DON’T PANIC! It’s just a crane fly.

“WOW!  That’s a GIGANTIC mosquito!!”

That is a common response to most people’s first sighting of a crane fly, a flying insect with a wingspan of 1-2 cm or more.  Although they do somewhat resemble very large mosquitoes, crane flies are completely harmless to humans.  Crane flies are one of many groups of insects that are widespread and diverse, but almost completely unknown to most of us.

A crane fly on indiangrass at Lincoln Creek Prairie - Aurora, Nebraska.

A crane fly on indiangrass at Lincoln Creek Prairie – Aurora, Nebraska.

There are apparently over 15,000 species and subspecies of crane flies worldwide.  Raise your hand if you’d heard of them before this post…   Exactly.  That’s not a knock on you, but an indication of the great complexity and diversity of the our world.

The photo above is – I think – of a female tiger crane fly (Nephrotoma ferruginea).  That identification isn’t based upon any particular knowledge of mine, but upon a search of the fantastic website    I know diddly poo about crane flies, but according to a short blurb I found at this link , the larvae of this species hang out in the soil and eat decaying plants and roots. Most adult crane flies only live a week or two – just time to find a mate and lay eggs before dying.

Crane flies are common in prairies, but also easy to find in many other habitats, including backyards, so there are plenty of opportunities to mistake them for huge mosquitoes.  If you start keeping your life list of crane fly species now, maybe you can get all 15,000 of them by sometime next century…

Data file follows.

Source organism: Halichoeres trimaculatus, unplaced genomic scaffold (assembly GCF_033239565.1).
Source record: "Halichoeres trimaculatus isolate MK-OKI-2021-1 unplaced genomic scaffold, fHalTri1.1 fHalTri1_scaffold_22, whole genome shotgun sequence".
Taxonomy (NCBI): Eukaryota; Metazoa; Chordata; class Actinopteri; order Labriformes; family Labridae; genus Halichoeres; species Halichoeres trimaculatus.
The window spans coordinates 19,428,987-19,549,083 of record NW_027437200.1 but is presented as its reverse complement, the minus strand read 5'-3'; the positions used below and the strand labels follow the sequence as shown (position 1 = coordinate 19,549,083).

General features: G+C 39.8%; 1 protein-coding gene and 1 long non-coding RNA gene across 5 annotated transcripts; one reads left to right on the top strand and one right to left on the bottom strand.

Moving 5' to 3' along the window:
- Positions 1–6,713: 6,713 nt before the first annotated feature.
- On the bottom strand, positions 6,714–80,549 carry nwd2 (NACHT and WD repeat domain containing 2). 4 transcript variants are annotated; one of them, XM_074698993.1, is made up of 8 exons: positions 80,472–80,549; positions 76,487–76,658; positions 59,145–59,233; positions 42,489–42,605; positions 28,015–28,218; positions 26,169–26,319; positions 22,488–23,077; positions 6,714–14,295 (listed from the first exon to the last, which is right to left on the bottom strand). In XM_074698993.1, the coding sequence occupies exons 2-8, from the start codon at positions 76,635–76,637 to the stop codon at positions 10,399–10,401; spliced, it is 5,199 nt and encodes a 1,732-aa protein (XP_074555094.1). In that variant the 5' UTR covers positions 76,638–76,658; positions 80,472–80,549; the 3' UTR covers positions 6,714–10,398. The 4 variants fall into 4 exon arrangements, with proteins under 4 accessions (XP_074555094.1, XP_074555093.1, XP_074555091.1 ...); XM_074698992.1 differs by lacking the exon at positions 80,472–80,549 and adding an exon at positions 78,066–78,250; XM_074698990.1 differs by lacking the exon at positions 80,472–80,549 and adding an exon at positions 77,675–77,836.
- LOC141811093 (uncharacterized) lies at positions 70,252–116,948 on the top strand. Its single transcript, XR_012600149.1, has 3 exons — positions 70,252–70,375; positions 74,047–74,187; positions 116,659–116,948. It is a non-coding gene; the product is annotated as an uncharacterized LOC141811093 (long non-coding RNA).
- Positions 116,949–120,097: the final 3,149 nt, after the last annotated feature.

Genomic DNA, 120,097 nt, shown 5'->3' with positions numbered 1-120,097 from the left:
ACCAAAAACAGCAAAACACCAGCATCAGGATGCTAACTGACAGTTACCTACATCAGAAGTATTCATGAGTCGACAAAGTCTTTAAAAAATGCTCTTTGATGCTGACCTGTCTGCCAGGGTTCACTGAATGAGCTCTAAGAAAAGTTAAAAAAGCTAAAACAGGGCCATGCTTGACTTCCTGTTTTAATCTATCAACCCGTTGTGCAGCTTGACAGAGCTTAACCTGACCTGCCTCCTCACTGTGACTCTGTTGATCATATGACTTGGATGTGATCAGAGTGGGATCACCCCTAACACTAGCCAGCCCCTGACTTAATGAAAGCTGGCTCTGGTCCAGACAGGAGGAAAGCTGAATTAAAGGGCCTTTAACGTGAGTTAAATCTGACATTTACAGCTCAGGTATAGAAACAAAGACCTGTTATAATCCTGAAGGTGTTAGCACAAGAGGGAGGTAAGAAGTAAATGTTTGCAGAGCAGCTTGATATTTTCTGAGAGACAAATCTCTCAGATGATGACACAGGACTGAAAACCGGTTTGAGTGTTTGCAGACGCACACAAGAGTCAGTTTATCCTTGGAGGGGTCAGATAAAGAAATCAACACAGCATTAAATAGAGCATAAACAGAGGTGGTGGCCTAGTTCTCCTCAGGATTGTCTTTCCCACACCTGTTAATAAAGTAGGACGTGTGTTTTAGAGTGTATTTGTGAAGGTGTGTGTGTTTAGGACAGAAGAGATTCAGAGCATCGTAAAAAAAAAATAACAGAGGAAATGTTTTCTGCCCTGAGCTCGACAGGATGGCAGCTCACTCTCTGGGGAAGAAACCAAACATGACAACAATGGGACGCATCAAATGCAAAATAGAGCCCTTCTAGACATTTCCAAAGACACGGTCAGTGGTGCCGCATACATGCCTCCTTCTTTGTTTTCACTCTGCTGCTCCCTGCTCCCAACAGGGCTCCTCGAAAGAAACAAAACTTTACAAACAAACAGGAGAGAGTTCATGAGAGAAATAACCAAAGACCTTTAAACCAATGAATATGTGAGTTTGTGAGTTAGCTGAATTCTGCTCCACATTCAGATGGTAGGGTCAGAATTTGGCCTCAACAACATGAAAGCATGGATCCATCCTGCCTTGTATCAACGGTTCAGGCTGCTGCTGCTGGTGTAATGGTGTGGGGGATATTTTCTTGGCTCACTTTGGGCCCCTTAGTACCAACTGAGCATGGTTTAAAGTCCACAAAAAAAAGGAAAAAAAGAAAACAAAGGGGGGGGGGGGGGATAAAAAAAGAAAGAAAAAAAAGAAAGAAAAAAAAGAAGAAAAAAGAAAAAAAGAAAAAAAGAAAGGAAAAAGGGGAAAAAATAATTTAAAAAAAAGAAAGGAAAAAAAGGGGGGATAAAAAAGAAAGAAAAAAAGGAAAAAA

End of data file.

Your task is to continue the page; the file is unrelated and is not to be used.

This entry was posted in Prairie Insects, Prairie Natural History, Prairie Photography and tagged , , , , by Chris Helzer. Bookmark the permalink.

About Chris Helzer

Chris Helzer is the Director of Science for The Nature Conservancy in Nebraska. His main role is to evaluate and capture lessons from the Conservancy’s land management and restoration work and then share those lessons with other landowners – both private and public. In addition, Chris works to raise awareness about the importance of prairies and their conservation through his writing, photography, and presentations to various groups. Chris is also the author of "The Ecology and Management of Prairies in the Central United States", published by the University of Iowa Press. He lives in Aurora, Nebraska with his wife Kim and their children.

17 thoughts on “DON’T PANIC! It’s just a crane fly.

  1. These guys are fun to see in the house desperately trying to get out the windows. I think they come into the house via plants that have been out all summer. I love to watch them as they are so delicate and seem to hover more than fly. Thanks for a mid winter treat.

  2. No, I’ve never heard of this insect, but I am starting to learn. This summer I started my native bug list, but only have 31 identified species at this point. It’ll take a while to get this list to catch up to our life list for birds.

  3. I’m raising my hand! :) They are so adorable. Sometimes they get in the house and I have to be very careful when capturing them to put them back outside.
    Also a huge fan of bugnet!!!

  4. We get tons of them here in mid to late spring in Texas. Folks call them mosquito hawks and you’ll find their carcasses stuck in cobwebs on old barns, porches and unkempt houses all over the place. Usually one of the signs to me that a risk of a frost or freeze is probably over.